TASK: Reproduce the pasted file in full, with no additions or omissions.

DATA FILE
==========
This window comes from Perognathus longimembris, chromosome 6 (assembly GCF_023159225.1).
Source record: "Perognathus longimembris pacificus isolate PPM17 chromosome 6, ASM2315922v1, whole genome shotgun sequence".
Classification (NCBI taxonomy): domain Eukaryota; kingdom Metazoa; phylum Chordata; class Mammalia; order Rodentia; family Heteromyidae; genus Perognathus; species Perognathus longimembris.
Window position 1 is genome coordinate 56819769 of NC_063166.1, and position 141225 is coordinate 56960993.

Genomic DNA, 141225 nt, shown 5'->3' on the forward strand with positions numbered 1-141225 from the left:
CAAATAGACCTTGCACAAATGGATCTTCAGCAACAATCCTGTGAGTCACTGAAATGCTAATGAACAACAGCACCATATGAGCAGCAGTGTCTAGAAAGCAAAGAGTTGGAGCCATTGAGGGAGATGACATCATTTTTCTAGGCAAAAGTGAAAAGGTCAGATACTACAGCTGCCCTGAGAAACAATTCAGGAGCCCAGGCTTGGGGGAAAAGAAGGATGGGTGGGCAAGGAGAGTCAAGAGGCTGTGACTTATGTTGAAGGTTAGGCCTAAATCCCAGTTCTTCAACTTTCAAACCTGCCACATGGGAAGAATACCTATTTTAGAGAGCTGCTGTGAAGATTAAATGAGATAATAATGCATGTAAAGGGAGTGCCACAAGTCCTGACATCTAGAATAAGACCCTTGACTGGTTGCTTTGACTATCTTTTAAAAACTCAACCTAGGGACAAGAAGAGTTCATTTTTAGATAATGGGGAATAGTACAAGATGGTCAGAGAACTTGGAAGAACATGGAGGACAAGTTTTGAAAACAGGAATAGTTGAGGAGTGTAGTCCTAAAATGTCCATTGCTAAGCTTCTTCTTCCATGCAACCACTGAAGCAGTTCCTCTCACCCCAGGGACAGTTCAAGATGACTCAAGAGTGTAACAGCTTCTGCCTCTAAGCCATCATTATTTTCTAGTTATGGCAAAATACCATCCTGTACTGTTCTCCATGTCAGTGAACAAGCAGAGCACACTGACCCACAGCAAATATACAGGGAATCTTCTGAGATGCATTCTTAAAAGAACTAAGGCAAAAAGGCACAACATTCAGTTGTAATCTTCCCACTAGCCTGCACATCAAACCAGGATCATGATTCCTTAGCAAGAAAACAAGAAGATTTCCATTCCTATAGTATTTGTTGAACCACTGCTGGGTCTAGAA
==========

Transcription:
This window comes from Perognathus longimembris, chromosome 6 (assembly GCF_023159225.1).
Source record: "Perognathus longimembris pacificus isolate PPM17 chromosome 6, ASM2315922v1, whole genome shotgun sequence".
Classification (NCBI taxonomy): domain Eukaryota; kingdom Metazoa; phylum Chordata; class Mammalia; order Rodentia; family Heteromyidae; genus Perognathus; species Perognathus longimembris.
Window position 1 is genome coordinate 56819769 of NC_063166.1, and position 141225 is coordinate 56960993.

Genomic DNA, 141225 nt, shown 5'->3' on the forward strand with positions numbered 1-141225 from the left:
CAAATAGACCTTGCACAAATGGATCTTCAGCAACAATCCTGTGAGTCACTGAAATGCTAATGAACAACAGCACCATATGAGCAGCAGTGTCTAGAAAGCAAAGAGTTGGAGCCATTGAGGGAGATGACATCATTTTTCTAGGCAAAAGTGAAAAGGTCAGATACTACAGCTGCCCTGAGAAACAATTCAGGAGCCCAGGCTTGGGGGAAAAGAAGGATGGGTGGGCAAGGAGAGTCAAGAGGCTGTGACTTATGTTGAAGGTTAGGCCTAAATCCCAGTTCTTCAACTTTCAAACCTGCCACATGGGAAGAATACCTATTTTAGAGAGCTGCTGTGAAGATTAAATGAGATAATAATGCATGTAAAGGGAGTGCCACAAGTCCTGACATCTAGAATAAGACCCTTGACTGGTTGCTTTGACTATCTTTTAAAAACTCAACCTAGGGACAAGAAGAGTTCATTTTTAGATAATGGGGAATAGTACAAGATGGTCAGAGAACTTGGAAGAACATGGAGGACAAGTTTTGAAAACAGGAATAGTTGAGGAGTGTAGTCCTAAAATGTCCATTGCTAAGCTTCTTCTTCCATGCAACCACTGAAGCAGTTCCTCTCACCCCAGGGACAGTTCAAGATGACTCAAGAGTGTAACAGCTTCTGCCTCTAAGCCATCATTATTTTCTAGTTATGGCAAAATACCATCCTGTACTGTTCTCCATGTCAGTGAACAAGCAGAGCACACTGACCCACAGCAAATATACAGGGAATCTTCTGAGATGCATTCTTAAAAGAACTAAGGCAAAAAGGCACAACATTCAGTTGTAATCTTCCCACTAGCCTGCACATCAAACCAGGATCATGATTCCTTAGCAAGAAAACAAGAAGATTTCCATTCCTATAGTATTTGTTGAACCACTGCTGGGTCTAGAA